The functional process owners from each of these areas and the IT team work together while designing requirements including those that concern regulatory compliance.

"The regulatory requirements for compliance are identified based on a comprehensive requirement analysis with the customers of IT services during the design stage of any application system," explains Probir Mitra, GM-IT, Tata Motors.

Many organisations prefer to use the services of an external consultant. Syndicate Bank used a consultant to help identify areas where IT can contribute, and Siemens Limited used a consultant who provided the initial guidance.

Maintaining harmony

Compliance efforts can only succeed if all departments work harmoniously. Most regulations affect multiple areas of business--accounts, finance, materials, and purchasing. Within each area, these regulations cover micro-aspects. The CIO must organise inter-departmental meetings where business leaders are asked to present, and even attend training sessions, to clarify what the specific requirements are from the IT department.

Coordinating with external consultants and auditors is critical as they play an essential role in validating the process.

In Siemens Limited the overall responsibility of coordinating SOX compliance lies with accounts. As SOX is applicable to the entire business, including IT, the IT department had to coordinate with other departments.

Probir Mitra of Tata Motors had to coordinate with several internal departments including engineering research, quality assurance, finance, HR, internal audit, and an external consultant to understand the compliance needs of all the business areas in his organisation. This effort made it easy for him to build the solution.

Tools of the trade

We did not avail of the services of a third-party consultant as we found that the required expertise existed in-house

Anil Nadkarni, Head IT,
Thomas Cook

The correct IT approach to compliance is a mix of IT solutions, strategy, and processes.

"Consolidation is the first step to compliance. When content is scattered across hundreds or even thousands of servers, meeting the requirements for compliance and legal risk management becomes substantially tougher," explains Bapat.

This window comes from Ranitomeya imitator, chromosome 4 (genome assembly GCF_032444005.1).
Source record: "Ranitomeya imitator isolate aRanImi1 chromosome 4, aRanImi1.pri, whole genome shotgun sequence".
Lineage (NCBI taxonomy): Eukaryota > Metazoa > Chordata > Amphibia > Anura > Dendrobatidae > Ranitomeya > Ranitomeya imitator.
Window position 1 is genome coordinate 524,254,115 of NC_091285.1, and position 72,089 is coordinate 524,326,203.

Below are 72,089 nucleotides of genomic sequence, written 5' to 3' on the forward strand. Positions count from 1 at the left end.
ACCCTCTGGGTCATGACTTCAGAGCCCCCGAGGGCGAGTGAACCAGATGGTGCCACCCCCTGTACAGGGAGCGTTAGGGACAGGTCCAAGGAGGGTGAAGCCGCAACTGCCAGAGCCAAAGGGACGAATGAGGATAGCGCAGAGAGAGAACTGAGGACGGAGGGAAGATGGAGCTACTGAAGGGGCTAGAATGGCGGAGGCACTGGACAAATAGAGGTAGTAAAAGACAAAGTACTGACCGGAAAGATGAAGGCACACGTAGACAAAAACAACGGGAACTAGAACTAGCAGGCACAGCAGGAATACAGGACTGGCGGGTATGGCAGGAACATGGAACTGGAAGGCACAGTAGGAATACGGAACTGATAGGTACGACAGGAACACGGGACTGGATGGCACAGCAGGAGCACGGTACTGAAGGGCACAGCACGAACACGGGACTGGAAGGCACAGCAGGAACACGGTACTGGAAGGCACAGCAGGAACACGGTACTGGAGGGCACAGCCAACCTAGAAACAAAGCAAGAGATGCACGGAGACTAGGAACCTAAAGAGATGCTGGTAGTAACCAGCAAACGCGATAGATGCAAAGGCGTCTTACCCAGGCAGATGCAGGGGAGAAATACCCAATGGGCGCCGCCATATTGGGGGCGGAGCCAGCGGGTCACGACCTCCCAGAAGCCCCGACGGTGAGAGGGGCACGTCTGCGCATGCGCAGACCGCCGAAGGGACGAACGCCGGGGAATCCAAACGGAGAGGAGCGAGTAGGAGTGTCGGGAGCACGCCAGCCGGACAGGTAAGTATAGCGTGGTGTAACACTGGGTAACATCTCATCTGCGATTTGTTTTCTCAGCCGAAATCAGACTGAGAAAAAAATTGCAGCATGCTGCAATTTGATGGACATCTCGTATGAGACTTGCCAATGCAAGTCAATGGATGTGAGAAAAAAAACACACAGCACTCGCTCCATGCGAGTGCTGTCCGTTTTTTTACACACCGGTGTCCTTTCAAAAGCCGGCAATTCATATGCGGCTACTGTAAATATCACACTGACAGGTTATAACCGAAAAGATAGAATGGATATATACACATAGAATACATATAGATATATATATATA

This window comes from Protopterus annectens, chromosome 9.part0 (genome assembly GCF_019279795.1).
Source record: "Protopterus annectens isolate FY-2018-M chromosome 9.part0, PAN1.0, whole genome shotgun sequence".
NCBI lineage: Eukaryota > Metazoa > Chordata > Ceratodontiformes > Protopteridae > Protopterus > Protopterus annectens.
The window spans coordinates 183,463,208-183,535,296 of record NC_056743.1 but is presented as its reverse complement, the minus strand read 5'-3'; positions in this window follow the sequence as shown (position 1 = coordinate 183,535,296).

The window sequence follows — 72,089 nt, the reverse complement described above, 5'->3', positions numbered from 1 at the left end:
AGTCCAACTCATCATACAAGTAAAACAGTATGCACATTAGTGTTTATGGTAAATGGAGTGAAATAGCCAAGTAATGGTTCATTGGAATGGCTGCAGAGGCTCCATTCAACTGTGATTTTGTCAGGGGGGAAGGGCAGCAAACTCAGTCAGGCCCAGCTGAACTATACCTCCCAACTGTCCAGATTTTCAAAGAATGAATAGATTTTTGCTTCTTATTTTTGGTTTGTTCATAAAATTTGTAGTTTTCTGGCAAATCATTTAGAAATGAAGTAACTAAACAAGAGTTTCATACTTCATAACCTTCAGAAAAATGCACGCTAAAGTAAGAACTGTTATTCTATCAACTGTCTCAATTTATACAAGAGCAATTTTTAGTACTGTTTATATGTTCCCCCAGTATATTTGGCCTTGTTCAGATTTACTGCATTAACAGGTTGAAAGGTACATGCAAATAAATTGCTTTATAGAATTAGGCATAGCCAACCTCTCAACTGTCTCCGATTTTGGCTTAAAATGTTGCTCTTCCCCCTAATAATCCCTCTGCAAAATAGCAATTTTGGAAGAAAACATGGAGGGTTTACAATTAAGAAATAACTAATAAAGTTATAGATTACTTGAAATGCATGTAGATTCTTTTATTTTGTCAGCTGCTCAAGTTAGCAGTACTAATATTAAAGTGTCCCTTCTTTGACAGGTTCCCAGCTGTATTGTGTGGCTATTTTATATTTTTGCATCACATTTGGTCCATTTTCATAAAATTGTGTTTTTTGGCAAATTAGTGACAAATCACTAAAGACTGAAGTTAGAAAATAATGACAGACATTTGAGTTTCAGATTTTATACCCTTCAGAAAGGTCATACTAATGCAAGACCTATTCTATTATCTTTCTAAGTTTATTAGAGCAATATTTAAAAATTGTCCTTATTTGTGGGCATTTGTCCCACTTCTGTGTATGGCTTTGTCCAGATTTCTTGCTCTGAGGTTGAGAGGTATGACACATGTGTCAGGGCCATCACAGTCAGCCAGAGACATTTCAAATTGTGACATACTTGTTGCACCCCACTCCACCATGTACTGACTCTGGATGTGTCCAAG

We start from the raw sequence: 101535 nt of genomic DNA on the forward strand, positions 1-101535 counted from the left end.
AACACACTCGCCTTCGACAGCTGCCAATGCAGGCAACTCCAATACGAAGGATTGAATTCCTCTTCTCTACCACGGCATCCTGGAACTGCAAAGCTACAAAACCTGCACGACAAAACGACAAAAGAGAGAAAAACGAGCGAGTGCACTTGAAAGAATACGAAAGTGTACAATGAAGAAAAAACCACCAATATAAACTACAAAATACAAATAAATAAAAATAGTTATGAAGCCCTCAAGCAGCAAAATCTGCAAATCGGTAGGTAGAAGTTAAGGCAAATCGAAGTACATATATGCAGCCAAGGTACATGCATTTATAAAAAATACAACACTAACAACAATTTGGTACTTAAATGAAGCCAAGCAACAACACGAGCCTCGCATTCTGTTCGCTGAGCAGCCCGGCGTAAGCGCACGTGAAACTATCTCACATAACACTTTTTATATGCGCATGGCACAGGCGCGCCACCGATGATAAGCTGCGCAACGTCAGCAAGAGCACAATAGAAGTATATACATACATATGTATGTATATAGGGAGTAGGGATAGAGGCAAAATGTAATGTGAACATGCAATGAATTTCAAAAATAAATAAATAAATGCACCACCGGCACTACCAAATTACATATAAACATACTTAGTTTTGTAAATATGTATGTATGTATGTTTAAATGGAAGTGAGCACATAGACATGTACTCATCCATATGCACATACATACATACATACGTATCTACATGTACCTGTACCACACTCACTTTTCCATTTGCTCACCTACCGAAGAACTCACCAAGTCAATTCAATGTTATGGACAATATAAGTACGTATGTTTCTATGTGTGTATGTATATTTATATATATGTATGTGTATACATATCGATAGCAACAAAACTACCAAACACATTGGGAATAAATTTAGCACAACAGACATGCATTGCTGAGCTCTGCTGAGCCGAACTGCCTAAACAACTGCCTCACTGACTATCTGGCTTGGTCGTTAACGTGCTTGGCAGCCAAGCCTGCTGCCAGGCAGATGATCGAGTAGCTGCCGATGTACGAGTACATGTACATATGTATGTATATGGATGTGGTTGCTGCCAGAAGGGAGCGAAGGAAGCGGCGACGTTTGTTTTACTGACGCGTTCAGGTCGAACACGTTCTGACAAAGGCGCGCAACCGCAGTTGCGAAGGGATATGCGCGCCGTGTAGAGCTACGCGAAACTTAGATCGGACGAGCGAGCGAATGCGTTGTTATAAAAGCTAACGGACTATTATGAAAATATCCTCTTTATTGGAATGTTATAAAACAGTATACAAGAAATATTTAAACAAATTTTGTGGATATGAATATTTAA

So there is a need to consolidate data in a separate storage infrastructure that preserves content and data for all applications running in an organisation. Going forward, a comprehensive and adaptable risk management infrastructure must be built that combines three ingredients.

The infrastructure should be sufficient to establish consistent and flexible strategies for archiving content; it should take care of disaster recovery. (See box: ‘Business Continuity’ for more information)

Search facilities are typically used to compile information regarding compliance to meet auditing requirements, restore lost data, perform periodic risk assessment reviews, and collect information for discovering evidence.

A capable workflow management facility is typically, the most effective tool for implementing policies to retain or dispose information. These policies are required to comply with most regulations and certification processes and to manage discovery risk.

A comprehensive and adaptable risk management infrastructure must combine three ingredients. It must be built on the right architecture, include (or provide a roadmap for) the right tools, and be supplied and supported by the right vendor.

BI, business analytics, and risk assessment tools that use a reliable data warehouse can provide such an adaptable infrastructure.

Versioning provides a coarse-grained method for summarising the process that an item of content undergoes in getting to its current form. Lifecycle auditing provides a similar function, but in a fine-grained manner. Together, they provide historical information required by many regulations and they can be useful in gaining a better understanding of the context in which specific content was created and used.

Categorising unstructured content is critical in ensuring that content is appropriately managed.

For most regulations, establishing and implementing policies regarding compliance is typically necessary but not sufficient by itself. The policies and the procedures that are used to carry these out must be comprehensively documented. Such documents are a required deliverable during regulatory audits. Enterprises can use tools that permit the digitally mapping of working instructions, and other processes that were previously issued on paper. These tools can consolidate database content into a central list. Data from a range of different applications such as SAP and Crystal Reports can be consolidated via universal print interfaces.

To comply with tax laws, auditors must have access to data relevant to tax matters. Digital data must be securely archived for auditing and be accessible to tax auditors. Software can be used for secure archival with features such as an online search, reporting with the option of storing data in a universal interchange format. Tax-relevant data may be extracted from the original data set and personal data can be hidden.

(See box: ‘Tools that aid compliance’ for more information)

Business Continuity

Business continuity can ensure that no critical information is lost in the event of system failure or a natural disaster. CIOs should look at the following to develop a business continuity plan:

l Make lists of critical, moderately critical, and applications that aren't critical on their organisation's network

l Create a check-list of incidents (Such as earthquake, fire, flood, bomb blasts) that may occur

l Decide the criticality of an incident based upon historical data and current developments

l Based on the criticality of a business set up, a Disaster Recovery (DR) site can be set up at a remote location

l Make a plan so that mission critical assets are up and running as soon as possible

l Assign personnel with clearly defined responsibilities and train them